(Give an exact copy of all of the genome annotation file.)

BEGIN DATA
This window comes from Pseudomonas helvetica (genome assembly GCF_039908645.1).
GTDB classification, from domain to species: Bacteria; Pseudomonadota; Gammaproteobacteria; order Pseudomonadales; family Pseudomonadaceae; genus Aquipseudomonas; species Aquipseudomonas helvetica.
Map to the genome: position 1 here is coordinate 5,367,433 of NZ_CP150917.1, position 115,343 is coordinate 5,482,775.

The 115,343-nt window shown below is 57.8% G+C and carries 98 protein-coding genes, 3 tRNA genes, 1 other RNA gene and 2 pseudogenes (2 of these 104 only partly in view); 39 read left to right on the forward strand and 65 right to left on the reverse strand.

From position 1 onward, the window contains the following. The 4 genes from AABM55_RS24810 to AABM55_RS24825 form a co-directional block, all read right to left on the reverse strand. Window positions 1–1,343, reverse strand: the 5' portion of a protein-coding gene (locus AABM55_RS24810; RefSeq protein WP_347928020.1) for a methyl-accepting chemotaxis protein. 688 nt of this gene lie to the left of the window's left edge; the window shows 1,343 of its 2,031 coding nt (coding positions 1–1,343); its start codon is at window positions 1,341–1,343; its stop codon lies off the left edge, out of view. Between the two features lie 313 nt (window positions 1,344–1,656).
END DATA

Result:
This window comes from Pseudomonas helvetica (genome assembly GCF_039908645.1).
GTDB classification, from domain to species: Bacteria; Pseudomonadota; Gammaproteobacteria; order Pseudomonadales; family Pseudomonadaceae; genus Aquipseudomonas; species Aquipseudomonas helvetica.
Map to the genome: position 1 here is coordinate 5,367,433 of NZ_CP150917.1, position 115,343 is coordinate 5,482,775.

The 115,343-nt window shown below is 57.8% G+C and carries 98 protein-coding genes, 3 tRNA genes, 1 other RNA gene and 2 pseudogenes (2 of these 104 only partly in view); 39 read left to right on the forward strand and 65 right to left on the reverse strand.

From position 1 onward, the window contains the following. The 4 genes from AABM55_RS24810 to AABM55_RS24825 form a co-directional block, all read right to left on the reverse strand. Window positions 1–1,343, reverse strand: the 5' portion of a protein-coding gene (locus AABM55_RS24810; RefSeq protein WP_347928020.1) for a methyl-accepting chemotaxis protein. 688 nt of this gene lie to the left of the window's left edge; the window shows 1,343 of its 2,031 coding nt (coding positions 1–1,343); its start codon is at window positions 1,341–1,343; its stop codon lies off the left edge, out of view. Between the two features lie 313 nt (window positions 1,344–1,656).